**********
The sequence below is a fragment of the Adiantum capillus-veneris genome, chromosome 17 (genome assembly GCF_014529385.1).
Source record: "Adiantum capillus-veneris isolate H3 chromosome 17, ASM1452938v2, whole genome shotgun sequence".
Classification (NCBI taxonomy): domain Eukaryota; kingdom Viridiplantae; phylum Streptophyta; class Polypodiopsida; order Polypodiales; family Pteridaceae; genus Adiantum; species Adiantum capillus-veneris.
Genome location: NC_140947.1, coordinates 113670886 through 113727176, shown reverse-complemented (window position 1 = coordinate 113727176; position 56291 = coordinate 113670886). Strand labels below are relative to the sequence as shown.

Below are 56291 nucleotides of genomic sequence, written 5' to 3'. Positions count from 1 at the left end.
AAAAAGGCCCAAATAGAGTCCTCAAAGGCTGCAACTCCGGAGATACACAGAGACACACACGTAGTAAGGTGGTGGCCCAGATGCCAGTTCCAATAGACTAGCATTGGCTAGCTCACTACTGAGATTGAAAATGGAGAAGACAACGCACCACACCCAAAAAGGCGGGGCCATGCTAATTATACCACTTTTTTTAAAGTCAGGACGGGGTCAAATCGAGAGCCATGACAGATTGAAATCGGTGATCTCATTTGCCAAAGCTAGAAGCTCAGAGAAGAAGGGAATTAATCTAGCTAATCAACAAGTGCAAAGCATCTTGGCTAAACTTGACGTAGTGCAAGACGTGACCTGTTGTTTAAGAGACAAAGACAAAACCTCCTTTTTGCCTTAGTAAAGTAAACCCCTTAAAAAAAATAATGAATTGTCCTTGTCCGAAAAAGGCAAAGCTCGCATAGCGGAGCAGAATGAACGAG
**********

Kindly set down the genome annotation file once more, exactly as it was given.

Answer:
The sequence below is a fragment of the Adiantum capillus-veneris genome, chromosome 17 (genome assembly GCF_014529385.1).
Source record: "Adiantum capillus-veneris isolate H3 chromosome 17, ASM1452938v2, whole genome shotgun sequence".
Classification (NCBI taxonomy): domain Eukaryota; kingdom Viridiplantae; phylum Streptophyta; class Polypodiopsida; order Polypodiales; family Pteridaceae; genus Adiantum; species Adiantum capillus-veneris.
Genome location: NC_140947.1, coordinates 113670886 through 113727176, shown reverse-complemented (window position 1 = coordinate 113727176; position 56291 = coordinate 113670886). Strand labels below are relative to the sequence as shown.

Below are 56291 nucleotides of genomic sequence, written 5' to 3'. Positions count from 1 at the left end.
AAAAAGGCCCAAATAGAGTCCTCAAAGGCTGCAACTCCGGAGATACACAGAGACACACACGTAGTAAGGTGGTGGCCCAGATGCCAGTTCCAATAGACTAGCATTGGCTAGCTCACTACTGAGATTGAAAATGGAGAAGACAACGCACCACACCCAAAAAGGCGGGGCCATGCTAATTATACCACTTTTTTTAAAGTCAGGACGGGGTCAAATCGAGAGCCATGACAGATTGAAATCGGTGATCTCATTTGCCAAAGCTAGAAGCTCAGAGAAGAAGGGAATTAATCTAGCTAATCAACAAGTGCAAAGCATCTTGGCTAAACTTGACGTAGTGCAAGACGTGACCTGTTGTTTAAGAGACAAAGACAAAACCTCCTTTTTGCCTTAGTAAAGTAAACCCCTTAAAAAAAATAATGAATTGTCCTTGTCCGAAAAAGGCAAAGCTCGCATAGCGGAGCAGAATGAACGAG